June 03, 2016

Can Ear Plugs Cause a 700 fold Increase in Germs in the Ear Canal? (Headphones, Hearing Aids, Stethoscopes, etc)

It was recently brought to my attention an interesting urban legend that wearing ear plugs can cause a 700 fold increase in germs in the ear canal. Curious about how this statement came to life, I scoured the internet and discovered the following info that may have relevance for people who regularly use earbud devices that require insertion into the ear canal whether it be ear plugs, headphones, hearing aids, stethoscopes, etc.

In 1992, US Naval researchers published a study that discovered that wearing for one hour a headset device (similar to ones distributed on airplanes for passengers) increases the bacterial counts on the ear buds from a baseline 60 organisms before use to 650 organisms... a 10.8 fold increase. The germs that were isolated included Staphylococcus spp, Streptococcus spp, Propionibacterium spp, and Peptostreptococcus spp.

One year later, the New York Times published a "Practical Traveler" story that stated that this 1992 research "showed a 100- to 700-fold increase in bacteria." And thus, an urban legend was born from an arithmetic error based on actual research. Even when taking the raw data from the original research with a baseline bacterial count range of 20-110 and after use count range of 120-1530, the maximum increase (taking the lowest and highest numbers) would still end up at most being 76.5 fold increase... not anywhere close to 100 fold increase let alone 700 fold increase.

That said... even a 10.8 fold increase in bacterial counts from wearing earbuds for just one hour seems alarming.

However, for the vast majority of individuals, this bacterial count increase has no clinical significance. After all, bacterial counts would increase no matter what the situation as long as there is gentle heat, humidity, and a surface present whether it be wearing gloves, wearing underwear, or using a toothbrush.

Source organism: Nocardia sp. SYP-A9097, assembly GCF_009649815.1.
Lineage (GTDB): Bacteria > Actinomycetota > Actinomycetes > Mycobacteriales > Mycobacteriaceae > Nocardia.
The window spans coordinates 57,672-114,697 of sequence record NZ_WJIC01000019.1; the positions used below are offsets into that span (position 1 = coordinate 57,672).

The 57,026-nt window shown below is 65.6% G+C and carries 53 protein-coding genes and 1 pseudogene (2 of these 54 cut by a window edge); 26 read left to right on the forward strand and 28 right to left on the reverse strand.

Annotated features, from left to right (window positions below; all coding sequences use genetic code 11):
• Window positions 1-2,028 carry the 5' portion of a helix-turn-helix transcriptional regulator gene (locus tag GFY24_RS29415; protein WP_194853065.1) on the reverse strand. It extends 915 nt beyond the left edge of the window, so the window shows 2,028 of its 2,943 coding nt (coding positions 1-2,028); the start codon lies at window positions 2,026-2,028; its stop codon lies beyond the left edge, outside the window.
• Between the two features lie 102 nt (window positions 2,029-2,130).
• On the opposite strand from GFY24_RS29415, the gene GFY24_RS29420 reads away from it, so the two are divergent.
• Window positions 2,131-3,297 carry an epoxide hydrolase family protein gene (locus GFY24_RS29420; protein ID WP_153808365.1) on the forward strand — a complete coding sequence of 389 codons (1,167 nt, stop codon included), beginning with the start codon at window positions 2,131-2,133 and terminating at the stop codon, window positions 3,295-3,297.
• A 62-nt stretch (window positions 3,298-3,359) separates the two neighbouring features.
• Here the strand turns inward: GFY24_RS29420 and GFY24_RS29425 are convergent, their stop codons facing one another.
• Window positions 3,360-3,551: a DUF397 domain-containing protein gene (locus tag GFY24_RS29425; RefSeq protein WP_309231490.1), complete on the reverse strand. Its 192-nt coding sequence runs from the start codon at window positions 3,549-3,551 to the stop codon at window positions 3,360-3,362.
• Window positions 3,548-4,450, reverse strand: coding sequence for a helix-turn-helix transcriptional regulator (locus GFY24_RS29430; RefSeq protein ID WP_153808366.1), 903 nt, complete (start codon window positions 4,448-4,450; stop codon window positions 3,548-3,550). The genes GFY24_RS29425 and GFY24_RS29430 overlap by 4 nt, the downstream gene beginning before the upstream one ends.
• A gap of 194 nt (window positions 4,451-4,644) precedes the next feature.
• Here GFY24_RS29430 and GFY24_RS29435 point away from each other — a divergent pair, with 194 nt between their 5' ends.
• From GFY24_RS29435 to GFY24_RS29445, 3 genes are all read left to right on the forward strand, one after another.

HOWEVER, if there are sores, abrasions, or active infection present in the ear canals or the individual suffers from some form of immunocompromise, care should be taken to clean the earbuds regularly and carefully (or avoid using it at all until issues resolve). If sores and abrasions are present, it would allow germs to enter the skin of the ear canal triggering an infection known as otitis externa, otherwise known more commonly as Swimmer's Ear.

For such affected individuals or for those who are healthy but germ-a-phobes, it may behoove to regularly clean the earbuds by wiping the surface with rubbing alcohol as well as drying the surface out completely by placing the buds in a drying box overnight or whenever not in use. The best drying boxes are those made for hearing aids, but also work for any type of earbuds.

Changes in the microbial flora of airline headset devices after their use. The Laryngoscope Volume 102, Issue 1, pages 88–89, January 1992

PRACTICAL TRAVELER; That Airline Pillow May Be Well Traveled. NYT 1/3/93

Ear Infection and Hearing Loss Amongst Headphone Users. Malays J Med Sci. 2002 Jul; 9(2): 17–22.
Fauquier blog
Fauquier ENT

Dr. Christopher Chang is a private practice otolaryngology, head & neck surgeon specializing in the treatment of problems related to the ear, nose, and throat. Located in Warrenton, VA about 45 minutes west of Washington DC, he also provides inhalant allergy testing/treatment, hearing tests, and dispenses hearing aids.

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